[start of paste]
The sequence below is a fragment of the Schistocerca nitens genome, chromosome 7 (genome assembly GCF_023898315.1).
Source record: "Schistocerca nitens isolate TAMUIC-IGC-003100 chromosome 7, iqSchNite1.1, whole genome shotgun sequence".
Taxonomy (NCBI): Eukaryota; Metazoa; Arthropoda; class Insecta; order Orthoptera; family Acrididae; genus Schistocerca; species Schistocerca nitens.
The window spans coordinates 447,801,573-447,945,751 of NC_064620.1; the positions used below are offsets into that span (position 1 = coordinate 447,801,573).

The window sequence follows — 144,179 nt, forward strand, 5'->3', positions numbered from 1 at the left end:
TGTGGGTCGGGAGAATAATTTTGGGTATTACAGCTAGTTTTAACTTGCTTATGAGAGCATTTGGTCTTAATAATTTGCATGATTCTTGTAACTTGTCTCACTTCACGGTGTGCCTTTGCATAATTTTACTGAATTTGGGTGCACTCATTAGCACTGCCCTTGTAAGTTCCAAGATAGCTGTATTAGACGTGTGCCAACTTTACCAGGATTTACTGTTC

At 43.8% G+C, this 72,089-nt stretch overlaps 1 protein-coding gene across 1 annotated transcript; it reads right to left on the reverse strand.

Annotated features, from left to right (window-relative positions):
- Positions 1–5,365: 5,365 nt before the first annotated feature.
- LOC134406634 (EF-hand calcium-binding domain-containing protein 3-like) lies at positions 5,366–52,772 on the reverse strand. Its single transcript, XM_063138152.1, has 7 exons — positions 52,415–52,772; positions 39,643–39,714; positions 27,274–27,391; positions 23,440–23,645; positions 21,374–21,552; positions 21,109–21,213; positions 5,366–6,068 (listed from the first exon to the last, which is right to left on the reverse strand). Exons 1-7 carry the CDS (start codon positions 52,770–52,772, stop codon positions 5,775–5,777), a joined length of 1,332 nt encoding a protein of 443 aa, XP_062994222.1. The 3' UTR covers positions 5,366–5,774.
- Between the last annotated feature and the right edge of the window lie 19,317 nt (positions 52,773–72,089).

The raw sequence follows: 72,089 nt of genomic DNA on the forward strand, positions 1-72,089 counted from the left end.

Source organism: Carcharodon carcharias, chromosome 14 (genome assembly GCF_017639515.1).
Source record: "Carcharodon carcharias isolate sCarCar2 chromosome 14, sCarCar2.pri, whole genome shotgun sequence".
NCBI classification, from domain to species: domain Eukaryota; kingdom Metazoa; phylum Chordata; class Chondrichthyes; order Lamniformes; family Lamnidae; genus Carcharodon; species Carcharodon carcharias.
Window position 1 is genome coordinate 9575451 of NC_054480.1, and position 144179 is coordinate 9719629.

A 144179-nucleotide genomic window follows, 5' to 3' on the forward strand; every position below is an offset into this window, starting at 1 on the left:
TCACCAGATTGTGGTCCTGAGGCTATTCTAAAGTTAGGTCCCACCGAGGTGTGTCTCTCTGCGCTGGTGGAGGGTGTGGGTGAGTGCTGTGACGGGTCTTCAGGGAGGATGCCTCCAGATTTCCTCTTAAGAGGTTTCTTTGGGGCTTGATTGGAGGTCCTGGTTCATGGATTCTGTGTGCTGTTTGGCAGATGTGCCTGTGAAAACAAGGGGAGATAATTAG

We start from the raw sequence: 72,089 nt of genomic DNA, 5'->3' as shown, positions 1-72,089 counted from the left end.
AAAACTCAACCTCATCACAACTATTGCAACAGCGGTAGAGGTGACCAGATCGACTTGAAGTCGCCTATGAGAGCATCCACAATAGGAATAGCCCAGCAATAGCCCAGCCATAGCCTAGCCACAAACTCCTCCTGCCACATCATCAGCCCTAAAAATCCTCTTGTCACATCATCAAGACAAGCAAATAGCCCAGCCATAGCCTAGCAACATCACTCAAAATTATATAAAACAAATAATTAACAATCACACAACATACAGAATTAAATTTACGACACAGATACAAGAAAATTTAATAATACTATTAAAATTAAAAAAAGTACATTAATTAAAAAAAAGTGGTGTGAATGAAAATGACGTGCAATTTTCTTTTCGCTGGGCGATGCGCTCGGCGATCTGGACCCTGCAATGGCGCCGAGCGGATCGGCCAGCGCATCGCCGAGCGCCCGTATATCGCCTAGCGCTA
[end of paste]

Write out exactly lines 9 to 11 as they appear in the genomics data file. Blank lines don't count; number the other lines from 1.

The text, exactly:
- Positions 1–5,365: 5,365 nt before the first annotated feature.
- LOC134406634 (EF-hand calcium-binding domain-containing protein 3-like) lies at positions 5,366–52,772 on the reverse strand. Its single transcript, XM_063138152.1, has 7 exons — positions 52,415–52,772; positions 39,643–39,714; positions 27,274–27,391; positions 23,440–23,645; positions 21,374–21,552; positions 21,109–21,213; positions 5,366–6,068 (listed from the first exon to the last, which is right to left on the reverse strand). Exons 1-7 carry the CDS (start codon positions 52,770–52,772, stop codon positions 5,775–5,777), a joined length of 1,332 nt encoding a protein of 443 aa, XP_062994222.1. The 3' UTR covers positions 5,366–5,774.
- Between the last annotated feature and the right edge of the window lie 19,317 nt (positions 52,773–72,089).